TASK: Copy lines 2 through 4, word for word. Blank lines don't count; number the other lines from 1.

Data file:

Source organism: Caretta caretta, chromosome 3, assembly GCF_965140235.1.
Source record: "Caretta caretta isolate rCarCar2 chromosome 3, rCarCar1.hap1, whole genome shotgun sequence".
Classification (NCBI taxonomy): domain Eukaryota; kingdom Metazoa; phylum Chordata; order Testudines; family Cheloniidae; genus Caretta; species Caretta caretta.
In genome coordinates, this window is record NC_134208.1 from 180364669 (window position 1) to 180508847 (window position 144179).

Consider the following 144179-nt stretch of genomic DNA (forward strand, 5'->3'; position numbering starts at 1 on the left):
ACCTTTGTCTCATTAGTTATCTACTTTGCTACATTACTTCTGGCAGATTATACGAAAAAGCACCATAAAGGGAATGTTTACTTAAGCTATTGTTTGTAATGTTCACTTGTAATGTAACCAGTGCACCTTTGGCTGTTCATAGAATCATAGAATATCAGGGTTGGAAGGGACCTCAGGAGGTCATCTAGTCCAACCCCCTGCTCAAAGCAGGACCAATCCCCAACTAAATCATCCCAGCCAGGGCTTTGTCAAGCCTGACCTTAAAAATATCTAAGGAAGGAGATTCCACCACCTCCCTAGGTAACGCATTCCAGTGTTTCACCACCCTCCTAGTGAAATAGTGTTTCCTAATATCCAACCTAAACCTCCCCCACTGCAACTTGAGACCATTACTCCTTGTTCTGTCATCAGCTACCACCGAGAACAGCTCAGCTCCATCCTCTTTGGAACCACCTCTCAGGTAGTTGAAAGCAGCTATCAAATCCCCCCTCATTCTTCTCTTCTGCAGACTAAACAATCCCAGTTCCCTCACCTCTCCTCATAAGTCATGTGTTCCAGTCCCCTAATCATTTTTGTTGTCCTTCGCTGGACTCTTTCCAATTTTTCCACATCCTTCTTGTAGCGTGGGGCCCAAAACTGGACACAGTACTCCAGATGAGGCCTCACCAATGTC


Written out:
Source record: "Caretta caretta isolate rCarCar2 chromosome 3, rCarCar1.hap1, whole genome shotgun sequence".
Classification (NCBI taxonomy): domain Eukaryota; kingdom Metazoa; phylum Chordata; order Testudines; family Cheloniidae; genus Caretta; species Caretta caretta.
In genome coordinates, this window is record NC_134208.1 from 180364669 (window position 1) to 180508847 (window position 144179).